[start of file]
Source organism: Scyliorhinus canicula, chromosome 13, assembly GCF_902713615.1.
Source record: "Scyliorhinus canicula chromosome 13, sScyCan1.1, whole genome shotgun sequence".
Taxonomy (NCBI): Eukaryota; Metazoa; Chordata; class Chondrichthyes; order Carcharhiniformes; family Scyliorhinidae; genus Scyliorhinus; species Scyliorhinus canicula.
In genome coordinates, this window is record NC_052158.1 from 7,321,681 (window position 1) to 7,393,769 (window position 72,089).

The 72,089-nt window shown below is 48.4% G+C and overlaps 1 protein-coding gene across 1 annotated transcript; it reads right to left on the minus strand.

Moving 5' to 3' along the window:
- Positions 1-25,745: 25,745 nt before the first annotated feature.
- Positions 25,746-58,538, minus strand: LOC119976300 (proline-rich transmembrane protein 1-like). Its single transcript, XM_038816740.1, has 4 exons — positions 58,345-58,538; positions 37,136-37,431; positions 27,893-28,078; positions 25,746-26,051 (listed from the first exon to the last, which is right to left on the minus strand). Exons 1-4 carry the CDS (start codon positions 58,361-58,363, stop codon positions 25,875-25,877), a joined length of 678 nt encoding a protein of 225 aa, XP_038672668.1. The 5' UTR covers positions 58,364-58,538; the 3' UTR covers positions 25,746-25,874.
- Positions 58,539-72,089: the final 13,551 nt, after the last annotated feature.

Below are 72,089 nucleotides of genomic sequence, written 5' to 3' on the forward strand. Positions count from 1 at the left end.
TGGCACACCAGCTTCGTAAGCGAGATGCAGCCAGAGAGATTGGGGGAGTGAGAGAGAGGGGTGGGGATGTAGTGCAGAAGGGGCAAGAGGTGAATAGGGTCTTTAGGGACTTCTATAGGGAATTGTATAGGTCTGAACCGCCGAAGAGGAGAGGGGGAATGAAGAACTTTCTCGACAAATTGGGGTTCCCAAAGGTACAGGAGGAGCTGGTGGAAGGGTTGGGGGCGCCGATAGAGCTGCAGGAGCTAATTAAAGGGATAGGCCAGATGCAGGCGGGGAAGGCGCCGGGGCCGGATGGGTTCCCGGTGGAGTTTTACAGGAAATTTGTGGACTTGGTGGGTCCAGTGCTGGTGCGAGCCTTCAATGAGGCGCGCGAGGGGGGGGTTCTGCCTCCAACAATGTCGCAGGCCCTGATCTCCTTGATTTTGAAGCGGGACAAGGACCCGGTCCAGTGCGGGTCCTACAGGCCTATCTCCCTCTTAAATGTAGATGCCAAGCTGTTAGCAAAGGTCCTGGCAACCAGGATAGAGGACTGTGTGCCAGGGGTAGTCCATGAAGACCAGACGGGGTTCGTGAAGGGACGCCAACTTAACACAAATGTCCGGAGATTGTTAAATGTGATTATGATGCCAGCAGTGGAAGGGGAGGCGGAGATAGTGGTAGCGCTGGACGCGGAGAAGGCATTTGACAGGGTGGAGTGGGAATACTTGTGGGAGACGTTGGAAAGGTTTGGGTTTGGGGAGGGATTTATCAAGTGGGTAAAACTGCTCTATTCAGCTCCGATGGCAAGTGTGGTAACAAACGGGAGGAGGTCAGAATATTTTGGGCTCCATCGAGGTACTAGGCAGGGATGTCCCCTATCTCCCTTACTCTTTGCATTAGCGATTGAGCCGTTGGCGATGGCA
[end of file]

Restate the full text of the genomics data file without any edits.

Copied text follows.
Source organism: Scyliorhinus canicula, chromosome 13, assembly GCF_902713615.1.
Source record: "Scyliorhinus canicula chromosome 13, sScyCan1.1, whole genome shotgun sequence".
Taxonomy (NCBI): Eukaryota; Metazoa; Chordata; class Chondrichthyes; order Carcharhiniformes; family Scyliorhinidae; genus Scyliorhinus; species Scyliorhinus canicula.
In genome coordinates, this window is record NC_052158.1 from 7,321,681 (window position 1) to 7,393,769 (window position 72,089).

The 72,089-nt window shown below is 48.4% G+C and overlaps 1 protein-coding gene across 1 annotated transcript; it reads right to left on the minus strand.

Moving 5' to 3' along the window:
- Positions 1-25,745: 25,745 nt before the first annotated feature.
- Positions 25,746-58,538, minus strand: LOC119976300 (proline-rich transmembrane protein 1-like). Its single transcript, XM_038816740.1, has 4 exons — positions 58,345-58,538; positions 37,136-37,431; positions 27,893-28,078; positions 25,746-26,051 (listed from the first exon to the last, which is right to left on the minus strand). Exons 1-4 carry the CDS (start codon positions 58,361-58,363, stop codon positions 25,875-25,877), a joined length of 678 nt encoding a protein of 225 aa, XP_038672668.1. The 5' UTR covers positions 58,364-58,538; the 3' UTR covers positions 25,746-25,874.
- Positions 58,539-72,089: the final 13,551 nt, after the last annotated feature.

Below are 72,089 nucleotides of genomic sequence, written 5' to 3' on the forward strand. Positions count from 1 at the left end.
TGGCACACCAGCTTCGTAAGCGAGATGCAGCCAGAGAGATTGGGGGAGTGAGAGAGAGGGGTGGGGATGTAGTGCAGAAGGGGCAAGAGGTGAATAGGGTCTTTAGGGACTTCTATAGGGAATTGTATAGGTCTGAACCGCCGAAGAGGAGAGGGGGAATGAAGAACTTTCTCGACAAATTGGGGTTCCCAAAGGTACAGGAGGAGCTGGTGGAAGGGTTGGGGGCGCCGATAGAGCTGCAGGAGCTAATTAAAGGGATAGGCCAGATGCAGGCGGGGAAGGCGCCGGGGCCGGATGGGTTCCCGGTGGAGTTTTACAGGAAATTTGTGGACTTGGTGGGTCCAGTGCTGGTGCGAGCCTTCAATGAGGCGCGCGAGGGGGGGGTTCTGCCTCCAACAATGTCGCAGGCCCTGATCTCCTTGATTTTGAAGCGGGACAAGGACCCGGTCCAGTGCGGGTCCTACAGGCCTATCTCCCTCTTAAATGTAGATGCCAAGCTGTTAGCAAAGGTCCTGGCAACCAGGATAGAGGACTGTGTGCCAGGGGTAGTCCATGAAGACCAGACGGGGTTCGTGAAGGGACGCCAACTTAACACAAATGTCCGGAGATTGTTAAATGTGATTATGATGCCAGCAGTGGAAGGGGAGGCGGAGATAGTGGTAGCGCTGGACGCGGAGAAGGCATTTGACAGGGTGGAGTGGGAATACTTGTGGGAGACGTTGGAAAGGTTTGGGTTTGGGGAGGGATTTATCAAGTGGGTAAAACTGCTCTATTCAGCTCCGATGGCAAGTGTGGTAACAAACGGGAGGAGGTCAGAATATTTTGGGCTCCATCGAGGTACTAGGCAGGGATGTCCCCTATCTCCCTTACTCTTTGCATTAGCGATTGAGCCGTTGGCGATGGCA